No one intended to leave Martha alone that afternoon, but it happened that everyone was called away, for one reason or another. Mrs. McFarland was attending the weekly card party held by the Women’s Anti-Gambling League. Sister Nell’s young man had called quite unexpectedly to take her for a long drive. Papa was at the office, as usual. It was Mary Ann’s day out. As for Emeline, she certainly should have stayed in the house and looked after the little girl; but Emeline had a restless nature.

“Would you mind, miss, if I just crossed the alley to speak a word to Mrs. Carleton’s girl?” she asked Martha.

“‘Course not,” replied the child. “You’d better lock the back door, though, and take the key, for I shall be upstairs.”

“Oh, I’ll do that, of course, miss,” said the delighted maid, and ran away to spend the afternoon with her friend, leaving Martha quite alone in the big house, and locked in, into the bargain.

The little girl read a few pages in her new book, sewed a few stitches in her embroidery and started to “play visiting” with her four favorite dolls. Then she remembered that in the attic was a doll’s playhouse that hadn’t been used for months, so she decided she would dust it and put it in order.

Filled with this idea, the girl climbed the winding stairs to the big room under the roof. It was well lighted by three dormer windows and was warm and pleasant. Around the walls were rows of boxes and trunks, piles of old carpeting, pieces of damaged furniture, bundles of discarded clothing and other odds and ends of more or less value. Every well-regulated house has an attic of this sort, so I need not describe it.

The doll’s house had been moved, but after a search Martha found it away over in a corner near the big chimney.

She drew it out and noticed that behind it was a black wooden chest which Uncle Walter had sent over from Italy years and years ago—before Martha was born, in fact. Mamma had told her about it one day; how there was no key to it, because Uncle Walter wished it to remain unopened until he returned home; and how this wandering uncle, who was a mighty hunter, had gone into Africa to hunt elephants and had never been heard from afterwards.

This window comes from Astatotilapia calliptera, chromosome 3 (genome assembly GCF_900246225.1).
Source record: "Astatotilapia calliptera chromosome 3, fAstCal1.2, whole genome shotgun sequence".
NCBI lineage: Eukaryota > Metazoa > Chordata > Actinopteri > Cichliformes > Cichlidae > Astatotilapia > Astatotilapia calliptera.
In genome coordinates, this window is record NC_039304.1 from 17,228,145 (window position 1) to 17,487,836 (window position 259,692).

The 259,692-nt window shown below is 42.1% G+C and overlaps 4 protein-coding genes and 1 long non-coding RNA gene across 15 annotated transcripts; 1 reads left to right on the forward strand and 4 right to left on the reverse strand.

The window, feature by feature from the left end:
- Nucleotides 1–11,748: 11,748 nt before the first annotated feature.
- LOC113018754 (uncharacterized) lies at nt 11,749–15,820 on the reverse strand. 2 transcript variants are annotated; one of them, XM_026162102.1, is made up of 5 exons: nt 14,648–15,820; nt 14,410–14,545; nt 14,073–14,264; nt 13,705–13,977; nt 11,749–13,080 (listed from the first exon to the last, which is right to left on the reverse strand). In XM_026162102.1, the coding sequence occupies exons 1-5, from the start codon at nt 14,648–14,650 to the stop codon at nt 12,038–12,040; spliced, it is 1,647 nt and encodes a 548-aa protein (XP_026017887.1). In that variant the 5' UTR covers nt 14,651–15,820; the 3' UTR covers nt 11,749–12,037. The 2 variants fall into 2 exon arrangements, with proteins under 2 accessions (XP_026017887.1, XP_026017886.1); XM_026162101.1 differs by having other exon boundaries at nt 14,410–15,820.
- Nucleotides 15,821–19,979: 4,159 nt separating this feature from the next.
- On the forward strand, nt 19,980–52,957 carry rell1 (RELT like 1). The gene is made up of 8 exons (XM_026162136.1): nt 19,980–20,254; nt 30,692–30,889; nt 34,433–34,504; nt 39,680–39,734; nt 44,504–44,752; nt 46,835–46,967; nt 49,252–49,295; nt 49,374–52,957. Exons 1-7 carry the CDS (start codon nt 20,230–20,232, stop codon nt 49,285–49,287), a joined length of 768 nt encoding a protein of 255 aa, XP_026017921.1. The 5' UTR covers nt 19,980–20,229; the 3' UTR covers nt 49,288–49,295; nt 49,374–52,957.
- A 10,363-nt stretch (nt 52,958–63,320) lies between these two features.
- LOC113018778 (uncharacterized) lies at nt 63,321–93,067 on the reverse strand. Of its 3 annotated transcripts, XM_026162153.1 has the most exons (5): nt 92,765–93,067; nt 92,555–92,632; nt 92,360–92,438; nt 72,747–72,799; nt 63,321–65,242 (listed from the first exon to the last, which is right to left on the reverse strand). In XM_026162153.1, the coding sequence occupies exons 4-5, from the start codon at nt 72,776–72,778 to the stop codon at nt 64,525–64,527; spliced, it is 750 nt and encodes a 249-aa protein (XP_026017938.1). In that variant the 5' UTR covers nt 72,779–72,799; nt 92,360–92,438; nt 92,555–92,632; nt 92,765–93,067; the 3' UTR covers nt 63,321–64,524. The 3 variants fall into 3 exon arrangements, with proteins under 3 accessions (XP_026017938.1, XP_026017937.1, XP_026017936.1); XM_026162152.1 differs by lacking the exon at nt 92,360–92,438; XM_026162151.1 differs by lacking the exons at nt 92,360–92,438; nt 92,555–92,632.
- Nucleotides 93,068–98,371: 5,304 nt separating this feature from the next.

The little girl looked at the chest curiously, now that it had by accident attracted her attention.

It was quite big—bigger even than mamma’s traveling trunk—and was studded all over with tarnished brassheaded nails. It was heavy, too, for when Martha tried to lift one end of it she found she could not stir it a bit. But there was a place in the side of the cover for a key. She stooped to examine the lock, and saw that it would take a rather big key to open it.

Then, as you may suspect, the little girl longed to open Uncle Walter’s big box and see what was in it. For we are all curious, and little girls are just as curious as the rest of us.

“I don’t b’lieve Uncle Walter’ll ever come back,” she thought. “Papa said once that some elephant must have killed him. If I only had a key—” She stopped and clapped her little hands together gayly as she remembered a big basket of keys on the shelf in the linen closet. They were of all sorts and sizes; perhaps one of them would unlock the mysterious chest!

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His Last Bow: An Epilogue of Sherlock Holmes
The Gods of Mars